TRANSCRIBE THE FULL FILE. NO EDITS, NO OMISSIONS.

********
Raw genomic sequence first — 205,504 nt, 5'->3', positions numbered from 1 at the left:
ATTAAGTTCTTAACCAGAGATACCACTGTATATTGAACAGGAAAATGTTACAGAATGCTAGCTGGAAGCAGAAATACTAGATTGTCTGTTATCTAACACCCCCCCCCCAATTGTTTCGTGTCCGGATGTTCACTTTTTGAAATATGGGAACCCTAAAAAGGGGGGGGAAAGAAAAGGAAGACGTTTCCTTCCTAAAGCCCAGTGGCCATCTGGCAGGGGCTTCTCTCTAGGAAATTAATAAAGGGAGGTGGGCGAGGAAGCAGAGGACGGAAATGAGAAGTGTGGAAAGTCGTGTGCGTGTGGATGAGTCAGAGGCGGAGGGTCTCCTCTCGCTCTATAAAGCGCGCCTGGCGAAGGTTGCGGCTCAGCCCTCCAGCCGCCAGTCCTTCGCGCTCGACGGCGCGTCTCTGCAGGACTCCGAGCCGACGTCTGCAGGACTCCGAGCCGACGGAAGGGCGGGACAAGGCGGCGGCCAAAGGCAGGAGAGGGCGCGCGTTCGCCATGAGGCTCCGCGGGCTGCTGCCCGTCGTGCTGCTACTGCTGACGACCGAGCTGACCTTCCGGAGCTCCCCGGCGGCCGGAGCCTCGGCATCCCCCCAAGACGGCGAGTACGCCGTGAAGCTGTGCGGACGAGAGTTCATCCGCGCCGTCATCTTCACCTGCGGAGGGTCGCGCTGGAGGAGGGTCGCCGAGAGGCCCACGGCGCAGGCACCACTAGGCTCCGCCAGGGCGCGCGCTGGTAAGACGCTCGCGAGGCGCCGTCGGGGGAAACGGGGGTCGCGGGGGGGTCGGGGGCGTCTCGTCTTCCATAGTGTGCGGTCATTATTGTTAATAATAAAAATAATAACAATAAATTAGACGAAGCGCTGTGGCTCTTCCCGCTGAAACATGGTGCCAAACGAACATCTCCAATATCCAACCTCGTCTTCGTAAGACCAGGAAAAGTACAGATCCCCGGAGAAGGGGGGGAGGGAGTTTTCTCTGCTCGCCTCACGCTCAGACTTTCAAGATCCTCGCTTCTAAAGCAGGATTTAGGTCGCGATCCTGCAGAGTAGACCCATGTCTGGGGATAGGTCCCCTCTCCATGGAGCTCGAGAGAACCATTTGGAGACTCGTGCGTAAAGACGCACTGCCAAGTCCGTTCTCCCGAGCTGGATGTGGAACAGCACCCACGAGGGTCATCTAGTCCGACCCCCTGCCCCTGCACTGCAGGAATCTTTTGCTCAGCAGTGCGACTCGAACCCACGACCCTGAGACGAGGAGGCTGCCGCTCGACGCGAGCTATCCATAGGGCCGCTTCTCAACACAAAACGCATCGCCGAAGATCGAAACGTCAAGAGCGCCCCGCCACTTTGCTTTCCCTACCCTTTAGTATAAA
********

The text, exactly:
Raw genomic sequence first — 205,504 nt, 5'->3', positions numbered from 1 at the left:
ATTAAGTTCTTAACCAGAGATACCACTGTATATTGAACAGGAAAATGTTACAGAATGCTAGCTGGAAGCAGAAATACTAGATTGTCTGTTATCTAACACCCCCCCCCCAATTGTTTCGTGTCCGGATGTTCACTTTTTGAAATATGGGAACCCTAAAAAGGGGGGGGAAAGAAAAGGAAGACGTTTCCTTCCTAAAGCCCAGTGGCCATCTGGCAGGGGCTTCTCTCTAGGAAATTAATAAAGGGAGGTGGGCGAGGAAGCAGAGGACGGAAATGAGAAGTGTGGAAAGTCGTGTGCGTGTGGATGAGTCAGAGGCGGAGGGTCTCCTCTCGCTCTATAAAGCGCGCCTGGCGAAGGTTGCGGCTCAGCCCTCCAGCCGCCAGTCCTTCGCGCTCGACGGCGCGTCTCTGCAGGACTCCGAGCCGACGTCTGCAGGACTCCGAGCCGACGGAAGGGCGGGACAAGGCGGCGGCCAAAGGCAGGAGAGGGCGCGCGTTCGCCATGAGGCTCCGCGGGCTGCTGCCCGTCGTGCTGCTACTGCTGACGACCGAGCTGACCTTCCGGAGCTCCCCGGCGGCCGGAGCCTCGGCATCCCCCCAAGACGGCGAGTACGCCGTGAAGCTGTGCGGACGAGAGTTCATCCGCGCCGTCATCTTCACCTGCGGAGGGTCGCGCTGGAGGAGGGTCGCCGAGAGGCCCACGGCGCAGGCACCACTAGGCTCCGCCAGGGCGCGCGCTGGTAAGACGCTCGCGAGGCGCCGTCGGGGGAAACGGGGGTCGCGGGGGGGTCGGGGGCGTCTCGTCTTCCATAGTGTGCGGTCATTATTGTTAATAATAAAAATAATAACAATAAATTAGACGAAGCGCTGTGGCTCTTCCCGCTGAAACATGGTGCCAAACGAACATCTCCAATATCCAACCTCGTCTTCGTAAGACCAGGAAAAGTACAGATCCCCGGAGAAGGGGGGGAGGGAGTTTTCTCTGCTCGCCTCACGCTCAGACTTTCAAGATCCTCGCTTCTAAAGCAGGATTTAGGTCGCGATCCTGCAGAGTAGACCCATGTCTGGGGATAGGTCCCCTCTCCATGGAGCTCGAGAGAACCATTTGGAGACTCGTGCGTAAAGACGCACTGCCAAGTCCGTTCTCCCGAGCTGGATGTGGAACAGCACCCACGAGGGTCATCTAGTCCGACCCCCTGCCCCTGCACTGCAGGAATCTTTTGCTCAGCAGTGCGACTCGAACCCACGACCCTGAGACGAGGAGGCTGCCGCTCGACGCGAGCTATCCATAGGGCCGCTTCTCAACACAAAACGCATCGCCGAAGATCGAAACGTCAAGAGCGCCCCGCCACTTTGCTTTCCCTACCCTTTAGTATAAA